Microsoft Corporation (NASDAQ:MSFT) has received a price target increase from a team of analysts at Nomura. Rick Sherlund, Frederick Grieb and Xiaoyan Zhang issued a report to investors today. They raised their price target for the stock from $32 per share to $38 per share and explained their thoughts behind the increase and exactly what kinds of changes are possible in the company’s near future.

Microsoft logo

They point out that shares of Microsoft Corporation (NASDAQ:MSFT) are relatively flat over the last 13 years. The stock is actually down 4.4 percent since May 2001, but the NASDAQ is up 51.6 percent. They compared the company to International Business Machines Corp. (NYSE:IBM), which shifted its focus to higher returns to shareholders over the last 13 years. That has pushed IBM’s stock up 72 percent.

Microsoft Shareholders Demanding More

One of the biggest catalysts for change the analysts see is the company’s shareholders. They expect shareholders to demand “a greater say in the direction of the company” and also to see better returns, possibly led by an activist investor (see below). They see a number of things that could be done by Microsoft Corporation (NASDAQ:MSFT) to improve its capital return plan.

For example, they said the company could double its dividend to yield approximately 6 percent “by providing tax on current foreign source income and paying this incremental cash flow out to shareholders.” Another possibility they see is for the company to apply U.S. income taxes “on previously accumulated foreign source income. In their estimates, this would free up an extra $46 billion that could be returned to shareholders, either through increased dividends or share buybacks.

Microsoft And Its Business Divisions

Nomura analysts also looked at whether Microsoft Corporation (NASDAQ:MSFT) should be more into the search business. They point out that the company never gained enough traction to show a profit in search through Bing, and they believe the company will lose about $1.3 billion on search in its June quarter. In their view, if Microsoft “could sell or even give Bing” to Facebook Inc (NASDAQ:FB) or Yahoo! Inc. (NASDAQ:YHOO), it could eliminate the operating costs associated with the division and receive a traffic acquisition cost to monetize the traffic received by Windows, Internet Explorer or Xbox.

They see that generating about $1 billion in profits and positive free cash flow. If that amount was returned to shareholders, they said it would add almost 1 percent incremental to the dividend yield.

Other areas of note in their report include the Xbox, which they don’t see as being very important for Microsoft. They see the possibility for Xbox to be a solid spinoff company for Microsoft or for it to be sold off to a company like Samsung. They don’t believe that the Xbox will be “profitable enough to move the needle that much at the company.”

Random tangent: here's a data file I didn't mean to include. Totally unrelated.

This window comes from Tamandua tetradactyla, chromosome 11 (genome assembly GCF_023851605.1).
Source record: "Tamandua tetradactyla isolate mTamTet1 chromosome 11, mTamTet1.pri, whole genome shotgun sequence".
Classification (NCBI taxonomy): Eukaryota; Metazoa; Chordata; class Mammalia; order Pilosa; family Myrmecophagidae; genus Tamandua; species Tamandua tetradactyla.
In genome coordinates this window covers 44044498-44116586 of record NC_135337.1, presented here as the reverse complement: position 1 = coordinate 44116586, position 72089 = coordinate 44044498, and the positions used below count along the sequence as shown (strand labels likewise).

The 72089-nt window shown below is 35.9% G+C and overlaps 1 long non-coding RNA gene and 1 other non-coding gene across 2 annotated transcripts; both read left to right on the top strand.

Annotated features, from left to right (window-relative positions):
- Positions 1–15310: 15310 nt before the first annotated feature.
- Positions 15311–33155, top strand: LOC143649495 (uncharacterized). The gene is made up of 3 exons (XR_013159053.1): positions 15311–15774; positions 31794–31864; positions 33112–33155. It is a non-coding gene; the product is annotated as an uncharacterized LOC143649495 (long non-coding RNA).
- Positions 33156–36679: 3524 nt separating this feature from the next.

Microsoft And IOS

The analysts also urged the company to put out Office for iOS, although Microsoft has said it won’t do it. They believe that Microsoft is being hurt by users’ use of alternative programs like Google Docs because it won’t put out Office for iOS. In their view, Office should become a focus “independent of Windows” so that both products don’t suffer as the adoption of tablets increases.

Will Investors Go Activist On Microsoft?

Finally, the analysts took a look at what might happen if investors went activist on Microsoft like some have on other companies. They point out that Bill Gates keeps reducing his ownership and now owns just 4.8 percent of the company. CEO Steve Ballmer has 4 percent.

The top 10 shareholders of the company other than Gates and Ballmer only own about 26 percent. In order to get to 50 percent majority control, the top 80 shareholders other than Gates and Ballmer need to be added up.

Nomura analysts point out that the biggest shareholders don’t tend to be activist, but they could become advocates should a firm like ValueAct Capital, which is likely in the company’s top 20 shareholders. ValueAct Capital only recently disclosed its 1 percent stake in Microsoft, and the firm does have a history of becoming involved in the companies it invests in.

In their view, ValueAct Capital could advocate for changes that would equate to greater shareholder value, possibly starting with a request for one or two seats on the company’s board.